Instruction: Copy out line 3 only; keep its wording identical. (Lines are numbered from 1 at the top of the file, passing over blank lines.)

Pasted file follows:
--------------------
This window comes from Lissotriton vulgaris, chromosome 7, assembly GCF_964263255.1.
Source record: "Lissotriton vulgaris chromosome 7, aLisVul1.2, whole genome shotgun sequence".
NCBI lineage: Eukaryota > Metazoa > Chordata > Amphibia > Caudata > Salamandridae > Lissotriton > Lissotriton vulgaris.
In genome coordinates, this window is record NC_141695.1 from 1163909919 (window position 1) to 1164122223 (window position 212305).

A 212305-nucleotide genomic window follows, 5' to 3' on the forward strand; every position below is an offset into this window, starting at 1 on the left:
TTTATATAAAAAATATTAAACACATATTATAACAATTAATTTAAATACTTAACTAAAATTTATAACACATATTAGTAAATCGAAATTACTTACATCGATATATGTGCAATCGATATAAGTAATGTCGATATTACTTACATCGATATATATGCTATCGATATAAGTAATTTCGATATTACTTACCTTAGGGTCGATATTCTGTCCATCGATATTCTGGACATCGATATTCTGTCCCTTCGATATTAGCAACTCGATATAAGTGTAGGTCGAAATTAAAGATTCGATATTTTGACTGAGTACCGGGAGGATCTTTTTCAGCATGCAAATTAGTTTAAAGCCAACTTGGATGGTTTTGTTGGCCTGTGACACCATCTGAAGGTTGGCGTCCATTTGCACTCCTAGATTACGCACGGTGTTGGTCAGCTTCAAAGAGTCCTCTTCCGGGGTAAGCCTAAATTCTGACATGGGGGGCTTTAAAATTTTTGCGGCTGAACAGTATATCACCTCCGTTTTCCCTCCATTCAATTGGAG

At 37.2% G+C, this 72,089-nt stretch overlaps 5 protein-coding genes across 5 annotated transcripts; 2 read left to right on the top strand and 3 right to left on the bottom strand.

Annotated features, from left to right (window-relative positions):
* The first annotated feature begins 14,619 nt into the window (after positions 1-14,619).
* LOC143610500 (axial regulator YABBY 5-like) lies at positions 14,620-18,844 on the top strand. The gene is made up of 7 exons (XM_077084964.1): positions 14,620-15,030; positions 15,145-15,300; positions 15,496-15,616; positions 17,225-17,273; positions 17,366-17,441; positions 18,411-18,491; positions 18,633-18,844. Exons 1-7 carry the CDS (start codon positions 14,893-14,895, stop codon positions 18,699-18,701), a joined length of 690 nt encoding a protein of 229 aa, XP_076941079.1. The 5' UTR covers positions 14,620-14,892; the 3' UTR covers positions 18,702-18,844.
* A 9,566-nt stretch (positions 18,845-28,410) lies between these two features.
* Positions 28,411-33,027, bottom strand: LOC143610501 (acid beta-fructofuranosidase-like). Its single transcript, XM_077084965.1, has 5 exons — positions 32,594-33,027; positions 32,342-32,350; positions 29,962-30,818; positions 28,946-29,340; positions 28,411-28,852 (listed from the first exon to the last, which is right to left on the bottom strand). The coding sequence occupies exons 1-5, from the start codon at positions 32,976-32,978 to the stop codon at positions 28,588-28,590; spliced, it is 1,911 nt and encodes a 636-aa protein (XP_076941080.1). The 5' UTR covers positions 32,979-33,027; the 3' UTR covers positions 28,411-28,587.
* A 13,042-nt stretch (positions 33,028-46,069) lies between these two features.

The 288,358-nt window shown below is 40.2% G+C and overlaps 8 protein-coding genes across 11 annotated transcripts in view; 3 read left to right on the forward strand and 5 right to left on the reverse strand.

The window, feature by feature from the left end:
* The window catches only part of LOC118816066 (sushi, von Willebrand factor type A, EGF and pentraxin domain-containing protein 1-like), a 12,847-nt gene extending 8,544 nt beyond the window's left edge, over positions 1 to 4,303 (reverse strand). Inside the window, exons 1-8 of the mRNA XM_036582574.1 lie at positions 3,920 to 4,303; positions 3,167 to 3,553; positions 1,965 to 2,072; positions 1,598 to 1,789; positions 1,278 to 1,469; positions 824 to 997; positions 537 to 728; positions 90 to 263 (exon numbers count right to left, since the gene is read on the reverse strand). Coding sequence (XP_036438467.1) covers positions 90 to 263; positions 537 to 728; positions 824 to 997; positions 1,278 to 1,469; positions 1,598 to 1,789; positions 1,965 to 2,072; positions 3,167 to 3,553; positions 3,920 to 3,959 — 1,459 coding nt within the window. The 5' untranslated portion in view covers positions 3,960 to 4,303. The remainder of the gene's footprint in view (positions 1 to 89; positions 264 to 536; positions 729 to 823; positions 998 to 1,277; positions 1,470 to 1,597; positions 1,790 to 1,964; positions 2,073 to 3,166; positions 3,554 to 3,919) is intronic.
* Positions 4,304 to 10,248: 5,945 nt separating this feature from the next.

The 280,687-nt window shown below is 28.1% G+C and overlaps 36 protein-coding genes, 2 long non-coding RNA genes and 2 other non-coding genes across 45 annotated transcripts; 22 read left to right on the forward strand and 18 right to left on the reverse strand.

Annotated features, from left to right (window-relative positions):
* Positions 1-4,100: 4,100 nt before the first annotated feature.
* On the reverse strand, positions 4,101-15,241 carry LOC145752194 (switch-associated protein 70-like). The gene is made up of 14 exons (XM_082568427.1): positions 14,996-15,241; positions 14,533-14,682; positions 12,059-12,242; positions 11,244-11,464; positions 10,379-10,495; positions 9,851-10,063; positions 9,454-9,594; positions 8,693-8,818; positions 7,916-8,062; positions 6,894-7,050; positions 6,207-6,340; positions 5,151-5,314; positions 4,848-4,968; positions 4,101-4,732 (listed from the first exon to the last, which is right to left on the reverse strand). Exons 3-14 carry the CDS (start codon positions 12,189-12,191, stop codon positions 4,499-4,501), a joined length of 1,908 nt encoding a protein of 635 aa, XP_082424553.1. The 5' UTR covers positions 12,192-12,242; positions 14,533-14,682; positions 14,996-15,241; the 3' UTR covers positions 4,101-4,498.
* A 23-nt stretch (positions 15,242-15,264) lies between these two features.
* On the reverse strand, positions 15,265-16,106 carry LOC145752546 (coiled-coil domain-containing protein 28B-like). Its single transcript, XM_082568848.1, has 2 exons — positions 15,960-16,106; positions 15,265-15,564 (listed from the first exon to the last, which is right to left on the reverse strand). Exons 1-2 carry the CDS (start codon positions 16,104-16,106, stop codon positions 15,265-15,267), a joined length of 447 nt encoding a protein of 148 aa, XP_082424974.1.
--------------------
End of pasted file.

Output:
NCBI lineage: Eukaryota > Metazoa > Chordata > Amphibia > Caudata > Salamandridae > Lissotriton > Lissotriton vulgaris.